Legendary Staten Island hip-hop crew Wu-Tang Clan ain’t nuthin’ to fuck wit, as the famous refrain goes. But does that hold true in 2019? Ahead of the Wu’s big X Games performance Friday at Minneapolis’ Armory, we asked Masta Killa that exact question about his group, plus oh so much more.
You’re performing with the X Games, obviously. Are you a skateboarder, BMXer, or motocross rider?
I had my experience with bikes and skateboards growing up. I’m not gonna say I’ve done anything professionally, but I’ve always been a fan. I love to see those guys on skateboards and bikes. Growing up, I had summers in the south, and we used to set up our own little ramps and pretend we’re Evil Knievel and try to ride as fast as we could, jump as high as we could.
If Wu-Tang Clan is an extreme sport, which one and why?
Oh man, well, I look at hip-hop as a sport. I look at us MCs and competitive – it’s like a competitiveness when it comes to the art of speaking. Wu-Tang says we’re a sword-style of speaking; we compare our sword-style of speaking to other MCs. It’s like a sport: Whose sword is the sharpest?
What’s your most extreme moment with Wu-Tang Clan?
Man, that’s so many times. Like, every moment is the most extreme. You can never say which one is the most extreme, because at any given time, it’s always Wu. Just being a part of this family has been a beautiful journey, and we’re still travelling. Just imagine growing up with nine brothers, and you’re all just incredible with you own way of thinking – it’s like genius! Every moment is special to me, that’s how I see it.
Any Minneapolis memories stand out from over the years?
Well Minneapolis, if I’m not mistaken isn’t that, rest in peace, Prince’s town?
You better believe it, yeah.
You see, I know that. I know it’s a big music town. It’s a great place to be, historically. It’s a legendary place to perform.
Kind of a longshot, but are you familiar with local rapper P.O.S or his group Doomtree? You’ll be performing with him at the X Games.
I’m really not, I wouldn’t lie about that. Ya know, when I started doing music, or even before, there was such a select few who were doing that style or this genre of hip-hop music. It wasn’t as global as it is now. Right now, brother, there’s so much musical talent. Ya know I go places every day and it’s just overwhelming. I’m not ashamed to say I’m not familiar with something, because there’s such an abundance now.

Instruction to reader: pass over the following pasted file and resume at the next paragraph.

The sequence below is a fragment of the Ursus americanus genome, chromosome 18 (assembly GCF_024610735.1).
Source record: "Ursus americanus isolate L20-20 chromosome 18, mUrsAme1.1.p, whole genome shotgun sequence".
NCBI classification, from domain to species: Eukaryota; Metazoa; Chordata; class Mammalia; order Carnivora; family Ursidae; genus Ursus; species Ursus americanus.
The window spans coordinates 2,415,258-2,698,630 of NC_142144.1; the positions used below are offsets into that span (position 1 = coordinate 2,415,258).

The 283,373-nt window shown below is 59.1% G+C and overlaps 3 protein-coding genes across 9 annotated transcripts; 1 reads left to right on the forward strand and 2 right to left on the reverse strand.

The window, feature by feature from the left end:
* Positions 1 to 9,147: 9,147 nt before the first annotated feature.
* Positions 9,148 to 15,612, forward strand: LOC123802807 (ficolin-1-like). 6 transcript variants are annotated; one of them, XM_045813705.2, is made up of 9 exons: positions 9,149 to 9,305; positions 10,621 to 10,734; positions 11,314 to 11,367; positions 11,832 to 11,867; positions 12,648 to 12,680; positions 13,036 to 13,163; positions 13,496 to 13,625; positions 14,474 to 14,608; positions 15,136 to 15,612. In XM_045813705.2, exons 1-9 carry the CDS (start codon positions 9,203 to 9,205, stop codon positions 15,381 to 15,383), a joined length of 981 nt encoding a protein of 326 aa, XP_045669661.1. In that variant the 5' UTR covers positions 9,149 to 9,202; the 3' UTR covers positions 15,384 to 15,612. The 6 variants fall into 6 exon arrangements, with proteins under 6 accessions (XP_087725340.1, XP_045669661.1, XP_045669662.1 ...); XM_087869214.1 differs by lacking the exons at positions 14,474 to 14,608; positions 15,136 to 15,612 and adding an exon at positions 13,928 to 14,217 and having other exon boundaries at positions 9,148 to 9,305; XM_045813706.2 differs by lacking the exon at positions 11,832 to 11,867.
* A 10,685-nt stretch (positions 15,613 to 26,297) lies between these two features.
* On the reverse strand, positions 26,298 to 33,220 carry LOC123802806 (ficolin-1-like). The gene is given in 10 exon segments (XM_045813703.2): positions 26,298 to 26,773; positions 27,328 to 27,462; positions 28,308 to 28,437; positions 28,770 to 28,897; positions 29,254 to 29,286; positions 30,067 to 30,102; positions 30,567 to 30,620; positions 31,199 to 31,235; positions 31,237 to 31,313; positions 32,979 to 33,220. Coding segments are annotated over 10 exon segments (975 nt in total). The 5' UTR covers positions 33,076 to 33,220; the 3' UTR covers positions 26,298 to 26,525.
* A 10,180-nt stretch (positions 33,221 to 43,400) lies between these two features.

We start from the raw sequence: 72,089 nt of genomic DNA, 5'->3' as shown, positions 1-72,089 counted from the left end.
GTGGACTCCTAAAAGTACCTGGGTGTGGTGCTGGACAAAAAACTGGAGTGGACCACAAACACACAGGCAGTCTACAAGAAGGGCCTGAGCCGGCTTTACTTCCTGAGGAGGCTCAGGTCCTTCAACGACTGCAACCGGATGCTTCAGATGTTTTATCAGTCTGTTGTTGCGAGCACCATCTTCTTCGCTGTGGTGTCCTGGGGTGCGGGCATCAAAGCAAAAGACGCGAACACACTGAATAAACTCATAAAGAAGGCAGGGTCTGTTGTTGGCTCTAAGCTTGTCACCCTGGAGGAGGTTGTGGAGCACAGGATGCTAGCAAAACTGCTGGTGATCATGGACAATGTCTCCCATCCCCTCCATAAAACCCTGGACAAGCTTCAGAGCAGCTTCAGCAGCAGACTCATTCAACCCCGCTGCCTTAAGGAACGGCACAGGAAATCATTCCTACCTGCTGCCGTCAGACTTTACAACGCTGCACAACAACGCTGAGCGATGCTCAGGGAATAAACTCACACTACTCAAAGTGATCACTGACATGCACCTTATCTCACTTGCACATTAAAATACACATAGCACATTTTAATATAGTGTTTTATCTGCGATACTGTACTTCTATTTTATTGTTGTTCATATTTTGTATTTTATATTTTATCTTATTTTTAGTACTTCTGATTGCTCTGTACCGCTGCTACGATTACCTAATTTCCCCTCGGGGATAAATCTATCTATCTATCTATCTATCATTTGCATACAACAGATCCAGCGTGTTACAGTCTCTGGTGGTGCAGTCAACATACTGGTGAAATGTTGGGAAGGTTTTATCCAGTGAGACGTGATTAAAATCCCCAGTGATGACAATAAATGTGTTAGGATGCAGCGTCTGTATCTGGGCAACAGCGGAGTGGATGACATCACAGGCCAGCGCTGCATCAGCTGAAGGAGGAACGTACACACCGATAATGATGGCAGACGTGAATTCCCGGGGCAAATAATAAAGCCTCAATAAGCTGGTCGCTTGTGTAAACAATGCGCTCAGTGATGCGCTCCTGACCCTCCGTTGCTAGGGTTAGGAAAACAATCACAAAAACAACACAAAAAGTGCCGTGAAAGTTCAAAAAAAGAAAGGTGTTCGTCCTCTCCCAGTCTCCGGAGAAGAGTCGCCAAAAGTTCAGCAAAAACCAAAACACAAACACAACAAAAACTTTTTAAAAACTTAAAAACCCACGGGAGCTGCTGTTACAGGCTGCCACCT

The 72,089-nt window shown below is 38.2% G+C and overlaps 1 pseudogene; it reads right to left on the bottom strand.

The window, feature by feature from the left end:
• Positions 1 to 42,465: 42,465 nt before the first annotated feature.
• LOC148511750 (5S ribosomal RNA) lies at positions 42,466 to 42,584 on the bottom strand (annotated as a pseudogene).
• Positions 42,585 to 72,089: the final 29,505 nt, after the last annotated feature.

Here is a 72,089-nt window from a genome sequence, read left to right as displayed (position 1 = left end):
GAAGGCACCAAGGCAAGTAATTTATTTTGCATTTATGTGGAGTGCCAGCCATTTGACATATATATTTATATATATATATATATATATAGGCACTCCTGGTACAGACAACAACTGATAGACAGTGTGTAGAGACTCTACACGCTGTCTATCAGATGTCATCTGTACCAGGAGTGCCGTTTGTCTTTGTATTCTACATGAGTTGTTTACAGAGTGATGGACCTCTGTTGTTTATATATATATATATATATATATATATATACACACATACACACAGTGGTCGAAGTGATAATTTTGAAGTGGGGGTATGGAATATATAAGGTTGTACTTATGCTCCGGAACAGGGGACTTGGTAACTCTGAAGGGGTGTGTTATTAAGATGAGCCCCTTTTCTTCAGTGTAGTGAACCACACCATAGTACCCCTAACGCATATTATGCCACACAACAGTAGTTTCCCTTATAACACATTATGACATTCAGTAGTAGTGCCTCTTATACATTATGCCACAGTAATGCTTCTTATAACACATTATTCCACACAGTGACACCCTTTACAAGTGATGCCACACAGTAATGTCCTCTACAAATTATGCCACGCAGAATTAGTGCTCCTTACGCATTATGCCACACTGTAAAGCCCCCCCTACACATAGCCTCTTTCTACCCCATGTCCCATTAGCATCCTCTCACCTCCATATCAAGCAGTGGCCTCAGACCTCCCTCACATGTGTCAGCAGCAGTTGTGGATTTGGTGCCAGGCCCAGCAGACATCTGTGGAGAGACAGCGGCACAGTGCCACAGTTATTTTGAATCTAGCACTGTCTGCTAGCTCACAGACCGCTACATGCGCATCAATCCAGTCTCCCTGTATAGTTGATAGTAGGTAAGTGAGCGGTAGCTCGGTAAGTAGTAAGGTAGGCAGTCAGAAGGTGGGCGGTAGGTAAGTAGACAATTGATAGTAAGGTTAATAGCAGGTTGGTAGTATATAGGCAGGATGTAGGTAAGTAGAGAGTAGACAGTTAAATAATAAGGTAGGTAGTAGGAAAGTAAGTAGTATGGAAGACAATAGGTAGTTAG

So you feel pretty good about the state of rap in 2019?
You see, nothing stays the same, everything evolves. Music is an expression. I can’t expect that the 2019 expression will be the same as my expression, because 2019 children didn’t experience what I experienced. Maybe that’s a good thing. I don’t know. What they had to experience as far as evolving to the level of what they’re expressing… it’s a different time. So now what we look for is substance, because that’s what drove us. We came from a certain grain of cloth; that substance drove us, gave us our fire and spirit to launch forward. We don’t really understand what’s fueling them nowadays. We’re looking for that same substance that fueled us. When we see sparks of it – if we see a J. Cole, if we see a Kendrick – when we see certain sparks of that energy, we can identify for that kind of substance. I think that young rapper find knowledge of self and culture, their substance will get a little stronger.
Tell me the most important lesson you’ve learned from decades in rap.
Man, it’s that knowledge is infinite. This is what I’m saying even about the younger generation: There will always be another expression, and you can’t really box yourself out from things. You’ve gotta stay humble to life, stay humble to that expression. Because that expression is just a voice, and if you close your ear to it, you become deaf to it. Staying humble and knowing that knowledge is infinite keeps me grounded, even to this day.
One more question for you: I want you to tell me, in 2019, should one fuck with Wu-Tang Clan?
Umm… it wouldn’t be wise [laughs].
When: 9:30 p.m. Fri. Aug. 2
Where: The Armory
Tickets: $80 one-day music and sports pass; more info here